Tuesday November 30, 2021

PML-N’s half-truths, PTI’s hype

June 11, 2021

In a much-hyped recent pre-budget seminar, PML-N leaders touted their government’s performance, and berated the PTI’s performance in the last three years.

Before one examines the truthfulness of the PML or PTI claims, it would be useful to briefly discuss the accuracy of economic data. One can safely assume that the following data is reasonably accurate, and easily verifiable: imports, exports, fuel imports and consumption, revenue collection and government expenditures, debt data, electricity generation and sales, banking data, and production of a few manufactured goods. All other data –GDP growth, inflation, agriculture and livestock production, service and industrial sector output, wholesale and retail prices – is subject to a wide margin of errors, mostly unverifiable and very easy to fudge.

GDP estimates are based on econometric models and assumptions and mostly unverifiable data collected through either self-reporting by firms or data collected by thousands of under-paid, incompetent and lazy low level government functionaries – daily, weekly or monthly forms filled out by these low-level functionaries are most suspect. Hence one needs to take, with a big grain of salt, much of the claims by politicians on GDP estimates and inflation. When any number has a decimal trying to convey great accuracy, especially a GDP growth number, it should raise red flags.

Another aspect that citizens need to keep in mind when evaluating any government’s economic performance, is that once an economic crisis erupts, it takes at least 1-2 years for the economy to bounce back. All developing countries that have experienced a serious economic crisis had to first undergo a stabilization period to get out of the deep hole before they could get back on the growth path. Pakistan’s own experience over the last two decades – the three balance of payments crises, after the nuclear detonations and at the end of the Musharraf and PML-N governments – clearly show that growth only picks up 1-2 years after the crisis. With that background, what can one say about the claims made by the PML-N during the five years it was in power.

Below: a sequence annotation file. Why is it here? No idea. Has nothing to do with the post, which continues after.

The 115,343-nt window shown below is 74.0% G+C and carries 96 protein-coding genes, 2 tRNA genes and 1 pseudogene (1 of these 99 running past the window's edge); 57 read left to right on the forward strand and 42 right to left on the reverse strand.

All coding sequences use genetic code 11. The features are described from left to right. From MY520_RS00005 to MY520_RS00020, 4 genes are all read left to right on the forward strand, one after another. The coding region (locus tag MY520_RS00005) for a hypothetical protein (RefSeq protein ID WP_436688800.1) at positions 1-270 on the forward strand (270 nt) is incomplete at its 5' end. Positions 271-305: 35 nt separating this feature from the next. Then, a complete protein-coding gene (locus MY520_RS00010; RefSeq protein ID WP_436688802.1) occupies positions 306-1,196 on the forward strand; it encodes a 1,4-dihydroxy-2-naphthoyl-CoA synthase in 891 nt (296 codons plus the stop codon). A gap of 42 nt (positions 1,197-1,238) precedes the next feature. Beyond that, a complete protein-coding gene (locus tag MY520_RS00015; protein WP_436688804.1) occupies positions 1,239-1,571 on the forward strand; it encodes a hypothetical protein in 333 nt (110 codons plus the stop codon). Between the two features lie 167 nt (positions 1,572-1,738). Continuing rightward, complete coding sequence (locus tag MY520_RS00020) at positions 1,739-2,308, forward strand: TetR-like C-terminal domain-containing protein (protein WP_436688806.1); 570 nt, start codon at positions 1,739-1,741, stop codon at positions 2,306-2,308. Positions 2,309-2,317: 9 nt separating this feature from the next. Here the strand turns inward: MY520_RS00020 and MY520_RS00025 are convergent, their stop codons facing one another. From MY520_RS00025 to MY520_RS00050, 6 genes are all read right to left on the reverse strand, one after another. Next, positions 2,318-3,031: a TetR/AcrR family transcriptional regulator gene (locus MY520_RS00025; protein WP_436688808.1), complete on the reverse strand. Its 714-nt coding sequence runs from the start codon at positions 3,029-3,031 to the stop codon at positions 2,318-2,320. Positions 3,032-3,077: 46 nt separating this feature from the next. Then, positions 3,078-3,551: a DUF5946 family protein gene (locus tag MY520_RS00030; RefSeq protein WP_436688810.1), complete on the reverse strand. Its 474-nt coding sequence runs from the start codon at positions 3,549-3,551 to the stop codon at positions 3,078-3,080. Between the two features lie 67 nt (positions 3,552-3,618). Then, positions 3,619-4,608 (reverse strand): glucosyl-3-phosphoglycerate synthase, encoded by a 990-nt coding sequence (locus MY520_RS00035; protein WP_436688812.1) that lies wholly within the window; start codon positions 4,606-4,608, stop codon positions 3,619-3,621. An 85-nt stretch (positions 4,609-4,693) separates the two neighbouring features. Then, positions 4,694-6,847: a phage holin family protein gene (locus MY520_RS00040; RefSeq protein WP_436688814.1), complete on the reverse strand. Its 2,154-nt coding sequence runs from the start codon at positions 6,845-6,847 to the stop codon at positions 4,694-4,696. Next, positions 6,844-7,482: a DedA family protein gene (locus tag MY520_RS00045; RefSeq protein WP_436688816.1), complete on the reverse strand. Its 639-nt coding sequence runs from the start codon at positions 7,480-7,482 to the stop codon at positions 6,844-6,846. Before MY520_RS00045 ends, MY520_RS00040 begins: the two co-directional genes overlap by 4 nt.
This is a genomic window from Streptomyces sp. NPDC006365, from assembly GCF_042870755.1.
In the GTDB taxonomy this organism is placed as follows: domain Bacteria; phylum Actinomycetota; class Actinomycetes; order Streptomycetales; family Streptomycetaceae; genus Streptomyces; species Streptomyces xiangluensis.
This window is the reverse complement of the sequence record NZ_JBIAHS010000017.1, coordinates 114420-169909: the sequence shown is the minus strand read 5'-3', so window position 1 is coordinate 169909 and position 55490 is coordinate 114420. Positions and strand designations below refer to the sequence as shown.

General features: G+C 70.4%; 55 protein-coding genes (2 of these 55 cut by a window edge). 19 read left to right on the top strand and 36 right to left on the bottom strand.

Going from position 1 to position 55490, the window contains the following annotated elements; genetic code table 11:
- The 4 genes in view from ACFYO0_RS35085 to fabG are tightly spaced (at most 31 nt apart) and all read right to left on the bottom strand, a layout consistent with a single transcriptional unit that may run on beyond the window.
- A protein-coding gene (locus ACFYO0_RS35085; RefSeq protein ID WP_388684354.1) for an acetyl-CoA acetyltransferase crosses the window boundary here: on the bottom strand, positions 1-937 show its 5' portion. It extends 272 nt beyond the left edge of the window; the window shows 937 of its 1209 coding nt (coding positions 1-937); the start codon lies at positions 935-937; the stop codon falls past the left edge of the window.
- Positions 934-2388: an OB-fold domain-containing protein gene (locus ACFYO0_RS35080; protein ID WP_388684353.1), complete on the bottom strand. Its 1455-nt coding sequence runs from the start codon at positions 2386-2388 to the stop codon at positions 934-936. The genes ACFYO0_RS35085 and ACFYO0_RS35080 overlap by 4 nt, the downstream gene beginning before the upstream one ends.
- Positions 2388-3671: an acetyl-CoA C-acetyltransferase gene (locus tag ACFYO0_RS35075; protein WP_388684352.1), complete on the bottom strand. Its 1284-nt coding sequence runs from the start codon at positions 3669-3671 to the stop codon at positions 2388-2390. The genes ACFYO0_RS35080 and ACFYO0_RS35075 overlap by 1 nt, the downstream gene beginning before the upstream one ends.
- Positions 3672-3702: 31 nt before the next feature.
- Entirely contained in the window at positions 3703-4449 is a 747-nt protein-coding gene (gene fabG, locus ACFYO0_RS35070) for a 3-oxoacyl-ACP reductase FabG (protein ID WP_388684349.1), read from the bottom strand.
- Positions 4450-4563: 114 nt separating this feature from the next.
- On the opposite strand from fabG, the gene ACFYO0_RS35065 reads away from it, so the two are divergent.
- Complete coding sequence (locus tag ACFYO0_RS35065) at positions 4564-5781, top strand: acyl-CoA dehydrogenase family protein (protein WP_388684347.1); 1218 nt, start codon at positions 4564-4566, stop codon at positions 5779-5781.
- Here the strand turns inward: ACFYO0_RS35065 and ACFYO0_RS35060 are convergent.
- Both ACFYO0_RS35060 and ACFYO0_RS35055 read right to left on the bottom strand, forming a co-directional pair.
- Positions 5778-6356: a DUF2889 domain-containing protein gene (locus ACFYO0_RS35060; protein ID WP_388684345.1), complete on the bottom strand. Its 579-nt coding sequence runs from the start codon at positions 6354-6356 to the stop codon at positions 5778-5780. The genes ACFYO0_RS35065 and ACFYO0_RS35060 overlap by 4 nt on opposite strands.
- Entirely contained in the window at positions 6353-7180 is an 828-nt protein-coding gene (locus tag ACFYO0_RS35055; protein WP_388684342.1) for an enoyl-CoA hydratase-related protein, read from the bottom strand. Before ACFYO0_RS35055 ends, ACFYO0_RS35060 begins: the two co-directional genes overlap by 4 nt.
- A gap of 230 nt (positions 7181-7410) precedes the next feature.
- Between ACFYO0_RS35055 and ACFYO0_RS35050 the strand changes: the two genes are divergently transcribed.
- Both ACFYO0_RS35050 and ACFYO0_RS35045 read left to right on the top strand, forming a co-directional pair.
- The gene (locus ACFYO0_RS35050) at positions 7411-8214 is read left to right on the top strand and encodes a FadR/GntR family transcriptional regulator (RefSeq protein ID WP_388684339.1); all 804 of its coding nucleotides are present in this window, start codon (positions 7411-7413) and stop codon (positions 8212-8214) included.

Despite the ‘war on terror’, the PTI’s dharna, and tensions with the establishment, the PML-N government did a good job at stabilizing the economy and following a reasonably prudent fiscal policy during the first three years. The tax-to-GDP ratio increased by over 2.5 percent, and the fiscal deficit was brought down from around 8 percent of GDP in FY 12 to around 5 percent in the first three years. It fast tracked CPEC projects which contributed significantly to increasing growth from under 3 percent in FY 12 to just over 5 percent in FY 17. The good story, however, ends here.

The PML-N pursued some very reckless policies, especially in its last two years, which sowed the seeds of the meltdown in 2018. It insanely followed a fixed exchange rate policy for five years. As a result, exports stagnated and then declined in the last two years, and the trade deficit increased dramatically to reach a whopping $37 billion in FY 18. In its last year, the PML-N government forced the State Bank of Pakistan to spend $8-10 billion of reserves to defend the fixed exchange rate policy.

The PML-N’s development spending was lopsided and based on imprudent borrowing. It spent lavishly on highways and motorways rather than human development, and on establishing overly excessive thermal generation based on imported fuel rather than renewable energy (hydro, solar, wind). Its spending was not driven by the priority needs of the economy but by personal whims, and money-making schemes – if the PTI’s narrative were to be believed. No doubt Pakistan was facing high levels of loadshedding. However, a more sensible and affordable policy would have been to manage load and fast track renewable (especially hydro) energy projects. All the imported fuel power projects are now a tight noose around Pakistan, and a significant cause of Pakistan’s economic crisis, because of high tariffs and payments for unneeded capacity.